From left: CB Deputy Governor H. A. Karunaratne, CB Governor Professor W.D. Lakshman and CB Senior Deputy Governor Dr. Nandalal Weerasinghe
Pic by Waruna Wanniarachchi
- Awaits President’s upcoming policy statement
- Believes current monetary policy stance provides space for lending rates to reduce further
- Expects economic growth to slow down to 2.7-2.8% this year
- Downward tax revisions, reduction in selected administratively determined prices to soften inflation
- Country’s official reserves at US$ 7.5 bn by end November, sufficient to cover 4.5 months of imports
The Monetary Board of the Central Bank (CB) at the last policy review of the year decided to maintain policy interest rates at their current levels, awaiting the President Gotabaya Rajapaksa’s policy statement on 3rd January 2020, which is expected to provide further clarity to the broad economic policy framework as well as the fiscal policy direction for the medium term.
Accordingly, the Standing Deposit Facility Rate (SDFR) and Standing Lending Facility Rate (SLFR) of the CB will remain at 7.00 percent and 8.00 percent respectively.
The Board which met for the first time on Thursday under the Chairmanship of newly appointed CB Governor Professor W.D. Lakshman arrived at this decision, following a careful analysis of current and expected developments in the domestic economy and the financial market as well as the global economy.
The CB was of the view that the current accommodative monetary policy stance is appropriate, and that there is ample space for market lending rates to reduce without further adjustment in policy rates.
The Monetary Board further reasoned that the already announced tax relief as well as the proposed moratorium on capital repayments of bank loans for the SME sector are likely to provide further impetus to the economy. The CB expects the economic growth to slow down to 2.7-2.8 percent this year after recording 2.7 percent growth in the third quarter.
“Going forward, a steady revival of economic activity is envisaged, supported by improved political stability and short term measures to the stimulate economy. It is expected that this momentum will be sustained through the introduction of appropriate medium to long term structural reforms,” the CB said.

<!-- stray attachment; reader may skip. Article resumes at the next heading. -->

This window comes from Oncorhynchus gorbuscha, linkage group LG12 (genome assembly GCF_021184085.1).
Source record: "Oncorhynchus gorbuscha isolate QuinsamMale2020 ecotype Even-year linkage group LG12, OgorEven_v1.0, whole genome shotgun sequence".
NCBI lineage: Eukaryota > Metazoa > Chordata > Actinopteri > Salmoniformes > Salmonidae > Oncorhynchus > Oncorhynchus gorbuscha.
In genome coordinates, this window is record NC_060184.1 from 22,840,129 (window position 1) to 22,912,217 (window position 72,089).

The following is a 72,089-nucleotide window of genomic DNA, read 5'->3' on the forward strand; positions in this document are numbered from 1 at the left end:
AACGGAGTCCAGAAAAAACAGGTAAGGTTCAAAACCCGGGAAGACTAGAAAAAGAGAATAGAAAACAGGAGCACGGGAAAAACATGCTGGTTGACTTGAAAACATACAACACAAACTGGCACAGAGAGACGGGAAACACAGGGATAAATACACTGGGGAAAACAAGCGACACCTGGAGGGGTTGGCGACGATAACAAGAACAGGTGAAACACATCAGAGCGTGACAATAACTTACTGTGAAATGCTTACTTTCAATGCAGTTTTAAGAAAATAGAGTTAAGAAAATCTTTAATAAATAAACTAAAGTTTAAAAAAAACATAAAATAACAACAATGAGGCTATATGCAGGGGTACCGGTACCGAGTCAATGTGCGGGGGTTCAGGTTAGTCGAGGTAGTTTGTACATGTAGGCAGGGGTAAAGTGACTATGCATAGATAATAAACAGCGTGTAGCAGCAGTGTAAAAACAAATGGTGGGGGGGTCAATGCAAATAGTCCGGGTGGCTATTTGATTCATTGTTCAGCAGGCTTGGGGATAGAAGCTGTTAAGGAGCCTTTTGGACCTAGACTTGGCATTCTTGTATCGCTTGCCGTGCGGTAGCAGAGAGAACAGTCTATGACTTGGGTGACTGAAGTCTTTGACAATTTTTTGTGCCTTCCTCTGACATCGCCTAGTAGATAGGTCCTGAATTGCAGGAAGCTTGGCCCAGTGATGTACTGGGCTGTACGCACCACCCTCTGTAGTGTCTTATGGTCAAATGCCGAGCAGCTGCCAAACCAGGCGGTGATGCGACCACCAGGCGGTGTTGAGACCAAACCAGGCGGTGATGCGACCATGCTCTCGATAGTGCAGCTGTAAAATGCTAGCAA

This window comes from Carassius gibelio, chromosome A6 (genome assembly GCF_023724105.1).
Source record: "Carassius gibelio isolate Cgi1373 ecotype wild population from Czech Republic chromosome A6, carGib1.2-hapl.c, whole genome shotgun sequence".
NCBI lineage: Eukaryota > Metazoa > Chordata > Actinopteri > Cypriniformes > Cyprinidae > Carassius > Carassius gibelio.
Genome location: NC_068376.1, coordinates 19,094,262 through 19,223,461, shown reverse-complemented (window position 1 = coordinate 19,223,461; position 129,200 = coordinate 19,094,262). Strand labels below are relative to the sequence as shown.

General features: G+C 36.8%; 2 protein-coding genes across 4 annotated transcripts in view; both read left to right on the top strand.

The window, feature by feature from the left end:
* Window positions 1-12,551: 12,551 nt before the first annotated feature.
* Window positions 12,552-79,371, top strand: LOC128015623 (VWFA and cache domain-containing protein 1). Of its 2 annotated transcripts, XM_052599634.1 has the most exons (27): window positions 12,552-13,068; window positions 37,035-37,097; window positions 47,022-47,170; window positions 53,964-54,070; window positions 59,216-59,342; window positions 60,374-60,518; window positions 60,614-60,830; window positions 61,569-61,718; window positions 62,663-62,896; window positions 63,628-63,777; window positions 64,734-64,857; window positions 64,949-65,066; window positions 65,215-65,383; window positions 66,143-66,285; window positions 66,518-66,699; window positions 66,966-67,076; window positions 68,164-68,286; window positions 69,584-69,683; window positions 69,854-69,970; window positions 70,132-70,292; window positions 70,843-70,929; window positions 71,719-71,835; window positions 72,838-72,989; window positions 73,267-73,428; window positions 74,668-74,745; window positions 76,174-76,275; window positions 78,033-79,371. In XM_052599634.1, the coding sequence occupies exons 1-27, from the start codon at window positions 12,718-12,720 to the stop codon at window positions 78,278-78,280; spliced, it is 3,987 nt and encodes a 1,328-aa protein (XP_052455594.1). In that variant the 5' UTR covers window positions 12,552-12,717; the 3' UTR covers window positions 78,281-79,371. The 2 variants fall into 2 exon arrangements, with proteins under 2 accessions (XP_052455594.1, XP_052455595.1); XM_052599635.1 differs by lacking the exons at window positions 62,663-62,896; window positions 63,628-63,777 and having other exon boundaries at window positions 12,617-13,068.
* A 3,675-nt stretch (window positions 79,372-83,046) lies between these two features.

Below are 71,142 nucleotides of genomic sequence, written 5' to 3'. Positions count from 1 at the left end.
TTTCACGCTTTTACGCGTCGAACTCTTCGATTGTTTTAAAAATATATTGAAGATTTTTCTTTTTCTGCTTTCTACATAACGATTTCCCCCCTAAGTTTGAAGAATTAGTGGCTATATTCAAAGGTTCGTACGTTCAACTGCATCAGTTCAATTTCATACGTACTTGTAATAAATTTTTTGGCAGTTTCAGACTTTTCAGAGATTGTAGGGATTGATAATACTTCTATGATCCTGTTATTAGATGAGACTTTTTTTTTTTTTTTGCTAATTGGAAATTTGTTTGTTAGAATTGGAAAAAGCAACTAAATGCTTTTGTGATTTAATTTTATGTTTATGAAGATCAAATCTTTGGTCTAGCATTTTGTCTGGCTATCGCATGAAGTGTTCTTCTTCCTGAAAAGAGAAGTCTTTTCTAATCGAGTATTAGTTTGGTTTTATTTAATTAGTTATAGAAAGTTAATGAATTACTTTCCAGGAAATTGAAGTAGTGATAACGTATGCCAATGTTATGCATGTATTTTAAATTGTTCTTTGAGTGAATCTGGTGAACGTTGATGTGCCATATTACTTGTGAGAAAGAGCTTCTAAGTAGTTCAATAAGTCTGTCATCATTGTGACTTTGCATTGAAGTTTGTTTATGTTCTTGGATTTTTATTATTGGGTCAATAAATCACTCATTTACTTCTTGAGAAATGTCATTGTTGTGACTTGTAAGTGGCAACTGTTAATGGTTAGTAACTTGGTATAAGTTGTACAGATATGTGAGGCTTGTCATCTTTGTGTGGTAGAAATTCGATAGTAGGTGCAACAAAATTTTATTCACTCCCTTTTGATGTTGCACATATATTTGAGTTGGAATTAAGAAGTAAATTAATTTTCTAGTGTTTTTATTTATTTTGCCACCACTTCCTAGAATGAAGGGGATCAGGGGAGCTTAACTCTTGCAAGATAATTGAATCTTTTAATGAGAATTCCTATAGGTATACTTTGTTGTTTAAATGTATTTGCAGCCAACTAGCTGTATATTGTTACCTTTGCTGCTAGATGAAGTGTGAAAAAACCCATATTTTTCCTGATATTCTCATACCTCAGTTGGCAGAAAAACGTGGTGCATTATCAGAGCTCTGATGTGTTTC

The CB emphasised that there has been a steady expansion in credit disbursed to the private sector in absolute terms during past four months.
In absolute terms, the private sector credit grew by Rs. 149.3 billion cumulatively since August to November contributing Rs. 191.8 billion cumulative increase during 11 months of the year.
In November, private sector credit recorded an increase of Rs 47.1 billion following an increase of Rs. 26.2 billion in October in absolute terms. However, private sector credit growth slowed down to 4.4 percent Year-on-Year (YoY) in November from 5.1 percent growth in October.
Going forward, the CB expects the growth of credit aggregates to recover gradually with the anticipated decline in lending rates coupled with the proposed moratorium on bank loans.
Although, market lending rates continued to adjust downward in response to monetary and regulatory measures, the CB emphasised that the observed reduction thus far has been less than envisaged.
Driven by low credit expansion, the broad money supply also slowed down to 6.1 percent YoY in November from 6.7 percent in October.
The decision of the Monetary Board is consistent to maintain inflation in the 4-6 percent range under flexible inflation targeting regime while supporting economic growth to reach its potential over the medium term.
Headline inflation, as measured by the year-on-year change in both Colombo Consumer Price Index (CCPI) and National Consumer Price Index (NCPI), decelerated in November 2019 driven by the slowdown in food inflation.
The CB anticipates a further softening of inflation in the period ahead mainly due to the impact of the downward tax revisions and the reduction in selected administratively determined prices, although, weather affected food price movements could result in increased volatility in inflation in the near term.
So far during the year, the rupee has appreciated against the US$ by 0.7 per cent with mixed movements being recorded throughout the year.
Sri Lanka’s official reserves remained at US$ 7.5 billion by end November 2019, which were sufficient to cover 4.5 months of imports.